Zoo loses chimp but gains twin monkeys

01/20/2012 5:00 AM

05/16/2014 6:01 PM

The Kansas City Zoo is marking the loss of a chimpanzee but celebrating the arrival of twin golden lion tamarins, an endangered monkey species.

A 13-year-old male called Nusu died on Dec. 10 after being weak and ill for a week.

Zoo officials are not sure why the chimpanzee succumbed. A member of the zoo’s large troop, he was the lowest-ranking male in the social hierarchy.

The tiny tamarins, born Wednesday, are on view in the zoo’s Tropics exhibit but you have to look close as they cling tightly to their mother.

“Mom only weighs about 500 grams and the babies are about one-and-a-half times the size of your thumb,” said Liz Harmon, general curator at the zoo.

Golden lion tamarins are bright orange primates native to coastal Brazil. They are endangered because of deforestation, and their populations are being fragmented. There is a conservation program to return captive tamarins to the wild, but Harmon said the zoo’s babies probably will remain in the breeding program.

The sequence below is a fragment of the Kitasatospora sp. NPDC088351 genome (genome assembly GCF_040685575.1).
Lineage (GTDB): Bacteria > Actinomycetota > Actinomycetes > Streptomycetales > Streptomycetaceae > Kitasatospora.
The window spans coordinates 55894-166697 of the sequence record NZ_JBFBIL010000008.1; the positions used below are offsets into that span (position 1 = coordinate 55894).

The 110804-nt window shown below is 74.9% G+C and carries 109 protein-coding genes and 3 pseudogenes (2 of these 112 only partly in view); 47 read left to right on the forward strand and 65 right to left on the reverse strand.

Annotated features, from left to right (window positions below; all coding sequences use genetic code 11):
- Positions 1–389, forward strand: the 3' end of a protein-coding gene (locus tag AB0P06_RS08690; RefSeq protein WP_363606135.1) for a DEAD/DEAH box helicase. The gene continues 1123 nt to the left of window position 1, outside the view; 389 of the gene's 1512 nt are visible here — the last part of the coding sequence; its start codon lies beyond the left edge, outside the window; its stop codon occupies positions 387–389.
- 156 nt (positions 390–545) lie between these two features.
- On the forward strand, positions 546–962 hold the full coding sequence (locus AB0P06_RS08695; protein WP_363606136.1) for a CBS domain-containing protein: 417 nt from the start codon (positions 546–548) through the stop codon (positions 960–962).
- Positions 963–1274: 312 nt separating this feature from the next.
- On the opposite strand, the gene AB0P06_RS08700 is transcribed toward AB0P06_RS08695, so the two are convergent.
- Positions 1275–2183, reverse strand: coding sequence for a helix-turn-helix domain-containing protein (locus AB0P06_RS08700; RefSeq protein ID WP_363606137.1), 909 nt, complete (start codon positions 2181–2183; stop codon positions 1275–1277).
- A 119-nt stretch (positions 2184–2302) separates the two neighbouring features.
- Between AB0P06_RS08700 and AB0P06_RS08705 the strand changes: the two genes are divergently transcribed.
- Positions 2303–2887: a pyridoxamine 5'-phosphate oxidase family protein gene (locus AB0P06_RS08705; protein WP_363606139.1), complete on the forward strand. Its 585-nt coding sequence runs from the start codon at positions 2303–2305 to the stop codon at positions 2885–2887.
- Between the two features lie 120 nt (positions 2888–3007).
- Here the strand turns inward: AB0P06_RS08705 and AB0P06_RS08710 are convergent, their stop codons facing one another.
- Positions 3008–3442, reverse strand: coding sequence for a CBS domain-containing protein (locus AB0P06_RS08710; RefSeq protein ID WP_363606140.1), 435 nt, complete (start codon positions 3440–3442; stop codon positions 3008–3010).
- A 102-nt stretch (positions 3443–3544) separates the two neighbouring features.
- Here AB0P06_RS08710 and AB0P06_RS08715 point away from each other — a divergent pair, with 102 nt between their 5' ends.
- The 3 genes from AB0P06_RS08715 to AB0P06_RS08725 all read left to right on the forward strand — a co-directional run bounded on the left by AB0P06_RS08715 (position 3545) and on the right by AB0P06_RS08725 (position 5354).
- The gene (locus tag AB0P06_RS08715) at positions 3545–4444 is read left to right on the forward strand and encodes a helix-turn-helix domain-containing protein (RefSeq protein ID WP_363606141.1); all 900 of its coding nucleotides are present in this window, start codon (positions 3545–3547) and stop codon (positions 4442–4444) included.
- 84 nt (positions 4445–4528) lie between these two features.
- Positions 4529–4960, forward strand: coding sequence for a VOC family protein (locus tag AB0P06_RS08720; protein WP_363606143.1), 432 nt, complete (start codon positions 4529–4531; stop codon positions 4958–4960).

They are too young for zookeepers to determine their gender.

“Mom’s got them real tight,” Harmon said. “She’s being a real good mom.”

That’s fortunate because, according to the National Zoological Park, 40 percent of infants born in captivity die before reaching one year.

Zookeepers observed that Nusu had been losing weight. After being outdoors Dec. 3, the chimp returned to the holding barn and became unresponsive. Zoo veterinarian Kirk Suedmeyer immobilized the animal and took samples.

“He just kept going downhill from there,” Harmon said. A necropsy has been performed but the results are not yet in.

It is not unusual for a chimp in captivity to live fifty years.

The zoo notified the U.S. Department of Agriculture of the death, according to procedure, but did not make a public announcement.

Another adult male chimp at the zoo died in August 2010. A USDA report later attributed that death to complications from high body heat and stress from being introduced to other male chimps. The agency instructed the zoo to install air conditioning in the chimp holding barn.

The Kansas City Zoo now has 14 chimpanzees including Suco, the animal that was confiscated from its keepers after getting loose and running amok.

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